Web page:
‘My core drive has always been stories. I love stories. I love telling them, I love writing them, I love consuming them. Everything I do is about stories – it’s how I see the world, through the prism of stories,’ explained Joe Hepworth, the new Head of Writing for Performance at the National Institute of Dramatic Arts (NIDA).
Stories – especially dramatic stories – help us make sense of the world, he continued.
‘In some ways, story is culture and culture is story. It’s who we are. It’s how we think. It’s how we make sense of the world around us. Dramatic storytelling in particular because this isn’t just about me telling you how the world is. This is me giving you an opportunity to experience how the world is, and I think that is an incredibly powerful thing.’
Hepworth, who has amassed considerable experience as a screenwriter for film and television, is equally committed to empowering people from diverse communities to tell their own stories.
‘I ran my own company back in the UK and our tagline was basically “the most interesting stories come from those people who have the least opportunities to tell them”. So I did a lot of work with the Gypsy-Roma community, I went out to Africa, to Malawi and I did a film there. I worked with children from disadvantaged backgrounds, disability groups, mental health charities, with veterans … really just helping them to tell their own stories, and they were just the most amazing stories,’ he said.
Having already combined writing his own screenplays to producing and directing a range of short films, documentaries and animations, Hepworth was surprised to find his career taking him in a new direction – and to a new country.
‘What took me by surprise – and that probably is the right word, on reflection – was moving into the education space,’ Hepworth said.
‘Alongside my writing, I was running writing workshops and projects with charities and community groups. It was all centred around providing people with the confidence and skills to tell their own story and stories that mattered to them. And from there it was a small step into education, I suppose.’
Today, Hepworth is working at NIDA as Head of Writing for Performance, a position previously held by playwright Stephen Sewell. He’s already made significant developments to the Master of Fine Arts (Writing for Performance) during his first few months in the role, including developing a greater focus on writing across dramatic forms and creating sustainable writing careers.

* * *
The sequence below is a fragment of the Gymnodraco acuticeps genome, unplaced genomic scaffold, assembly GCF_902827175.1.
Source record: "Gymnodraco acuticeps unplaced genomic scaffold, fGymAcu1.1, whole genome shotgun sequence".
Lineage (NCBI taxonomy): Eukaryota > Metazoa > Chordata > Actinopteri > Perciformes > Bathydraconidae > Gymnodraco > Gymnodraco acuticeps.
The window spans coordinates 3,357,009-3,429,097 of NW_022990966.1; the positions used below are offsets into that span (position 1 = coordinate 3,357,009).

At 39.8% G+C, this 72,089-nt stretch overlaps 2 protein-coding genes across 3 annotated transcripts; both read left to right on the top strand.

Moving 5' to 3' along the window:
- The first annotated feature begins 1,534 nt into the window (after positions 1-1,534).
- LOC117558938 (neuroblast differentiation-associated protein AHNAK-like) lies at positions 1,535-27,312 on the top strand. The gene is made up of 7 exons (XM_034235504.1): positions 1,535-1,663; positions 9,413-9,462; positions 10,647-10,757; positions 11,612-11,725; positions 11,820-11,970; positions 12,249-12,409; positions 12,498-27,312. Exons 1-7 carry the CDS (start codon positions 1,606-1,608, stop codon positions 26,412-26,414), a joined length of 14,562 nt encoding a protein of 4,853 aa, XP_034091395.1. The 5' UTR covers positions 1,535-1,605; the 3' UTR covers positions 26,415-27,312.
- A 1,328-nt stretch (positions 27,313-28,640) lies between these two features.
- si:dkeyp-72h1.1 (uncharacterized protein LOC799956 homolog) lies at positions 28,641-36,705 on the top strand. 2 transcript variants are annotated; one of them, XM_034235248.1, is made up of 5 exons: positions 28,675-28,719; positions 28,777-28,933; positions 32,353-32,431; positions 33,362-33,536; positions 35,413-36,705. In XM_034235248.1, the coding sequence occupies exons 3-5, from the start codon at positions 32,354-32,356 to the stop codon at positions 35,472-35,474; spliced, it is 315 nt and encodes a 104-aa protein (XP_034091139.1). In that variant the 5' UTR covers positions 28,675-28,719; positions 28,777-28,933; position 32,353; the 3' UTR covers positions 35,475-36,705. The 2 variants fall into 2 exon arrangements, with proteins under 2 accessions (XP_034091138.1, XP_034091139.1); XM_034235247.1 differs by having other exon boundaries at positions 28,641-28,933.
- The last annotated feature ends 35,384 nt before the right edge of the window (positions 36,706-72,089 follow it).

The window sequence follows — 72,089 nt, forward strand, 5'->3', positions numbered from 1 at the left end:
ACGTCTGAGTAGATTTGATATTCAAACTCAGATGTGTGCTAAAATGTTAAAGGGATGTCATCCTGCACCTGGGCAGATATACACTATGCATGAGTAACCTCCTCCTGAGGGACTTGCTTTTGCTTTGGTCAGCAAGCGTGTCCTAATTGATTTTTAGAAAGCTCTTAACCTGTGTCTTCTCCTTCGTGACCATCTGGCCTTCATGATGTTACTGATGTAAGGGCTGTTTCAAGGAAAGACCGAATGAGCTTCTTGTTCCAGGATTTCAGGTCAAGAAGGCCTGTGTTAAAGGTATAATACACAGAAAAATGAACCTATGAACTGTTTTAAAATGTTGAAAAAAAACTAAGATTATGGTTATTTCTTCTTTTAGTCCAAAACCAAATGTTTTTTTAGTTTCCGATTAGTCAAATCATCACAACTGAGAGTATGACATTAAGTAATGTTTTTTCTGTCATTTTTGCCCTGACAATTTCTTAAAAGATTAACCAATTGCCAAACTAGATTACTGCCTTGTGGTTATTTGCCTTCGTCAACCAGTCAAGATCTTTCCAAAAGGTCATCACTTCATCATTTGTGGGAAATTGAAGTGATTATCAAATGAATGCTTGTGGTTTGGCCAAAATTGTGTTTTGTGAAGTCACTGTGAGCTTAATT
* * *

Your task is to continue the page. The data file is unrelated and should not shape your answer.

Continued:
‘What we’ve been doing is looking at the career paths of our graduates and our alumni and looking at how writers are employed these days, and where those income streams and creative possibilities are. Theatre will always be at the heart of what we do at NIDA but a lot of our graduates are going into television now as well. And of course a lot of writers work across both, because that’s how you build sustainable careers.’
Hepworth is keen to focus on dramatic storytelling in all its forms, believing that the course should cover everything from theatre, film and television through to interactive and immersive work, games, even dramatic podcasts. ‘Having them understanding the different forms of dramatic writing is the quickest way to cement their understanding and ensure they’re adaptable. The course isn’t just about creating writers for now, but about creating writers for the future.
‘We’ve also been doing a lot of consultation with industry – with theatre companies, with producers, with broadcasters, with writers. Really just going out listening, talking and seeing what they need from us … because it’s really important for me that we are not just serving our graduates but we are also seen to be serving a wide ecosystem and generating new writers – writers who have the skills and the understanding to fulfil the needs that are out there,’ he said.
Hepworth is also keen to ensure that NIDA is fostering new writers from diverse backgrounds.
‘And not just because it’s the right thing to do, which it is, but because those new voices, different voices, are telling interesting stories that we haven’t heard enough or seen enough before.’
The success of NIDA’s MFA (Writing for Performance) is illustrated by the calibre of its graduates, including 2017 alumnus Emme Hoy, whose adaptation of The Tenant of Wildfell Hall is now playing the Sydney Theatre Company’s Roslyn Packer Theatre. Hoy is also a writer on the new Stan series The Jump alongside fellow MFA Writing graduate Gretel Vella.
One thing such writers share is an instinctive knowledge of what makes a good story – a trait which NIDA’s MFA (Writing for Performance) can help them hone and train.
‘I think it’s quite difficult to teach that instinct, but assuming you already have a sense of it, it’s really then about how do you develop it and put it to best use?’ Hepworth explained.
‘Because obviously, we need writers who have a deep understanding of craft, are able to take script notes and deliver on commissions but they also need to develop their own voices as a writer, discover the kinds of stories they want to tell and what they want to say through their characters. Why are they the only person that can tell that particular story in that particular way? And I think having a space like NIDA in which you can learn to do both of those things, is very precious indeed.’
Applications for NIDA’s MFA (Writing for Performance) are now open until 30 September. Learn more about how to apply.